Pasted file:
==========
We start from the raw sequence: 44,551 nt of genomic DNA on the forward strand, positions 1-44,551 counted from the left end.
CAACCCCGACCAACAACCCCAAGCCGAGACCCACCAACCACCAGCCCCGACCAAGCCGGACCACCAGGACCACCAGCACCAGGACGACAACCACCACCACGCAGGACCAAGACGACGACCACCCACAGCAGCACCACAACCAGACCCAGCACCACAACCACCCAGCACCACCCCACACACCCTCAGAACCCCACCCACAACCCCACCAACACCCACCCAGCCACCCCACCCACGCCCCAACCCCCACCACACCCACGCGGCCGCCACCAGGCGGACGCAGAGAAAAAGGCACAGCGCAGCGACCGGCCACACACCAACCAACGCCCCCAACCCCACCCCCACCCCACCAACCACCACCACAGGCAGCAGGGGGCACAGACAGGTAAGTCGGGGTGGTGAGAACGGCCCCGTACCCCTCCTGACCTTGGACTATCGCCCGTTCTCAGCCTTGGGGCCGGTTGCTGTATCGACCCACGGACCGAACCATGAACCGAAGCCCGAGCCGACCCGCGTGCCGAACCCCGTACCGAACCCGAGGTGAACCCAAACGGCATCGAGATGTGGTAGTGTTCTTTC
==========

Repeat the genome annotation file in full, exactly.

We start from the raw sequence: 44,551 nt of genomic DNA on the forward strand, positions 1-44,551 counted from the left end.
CAACCCCGACCAACAACCCCAAGCCGAGACCCACCAACCACCAGCCCCGACCAAGCCGGACCACCAGGACCACCAGCACCAGGACGACAACCACCACCACGCAGGACCAAGACGACGACCACCCACAGCAGCACCACAACCAGACCCAGCACCACAACCACCCAGCACCACCCCACACACCCTCAGAACCCCACCCACAACCCCACCAACACCCACCCAGCCACCCCACCCACGCCCCAACCCCCACCACACCCACGCGGCCGCCACCAGGCGGACGCAGAGAAAAAGGCACAGCGCAGCGACCGGCCACACACCAACCAACGCCCCCAACCCCACCCCCACCCCACCAACCACCACCACAGGCAGCAGGGGGCACAGACAGGTAAGTCGGGGTGGTGAGAACGGCCCCGTACCCCTCCTGACCTTGGACTATCGCCCGTTCTCAGCCTTGGGGCCGGTTGCTGTATCGACCCACGGACCGAACCATGAACCGAAGCCCGAGCCGACCCGCGTGCCGAACCCCGTACCGAACCCGAGGTGAACCCAAACGGCATCGAGATGTGGTAGTGTTCTTTC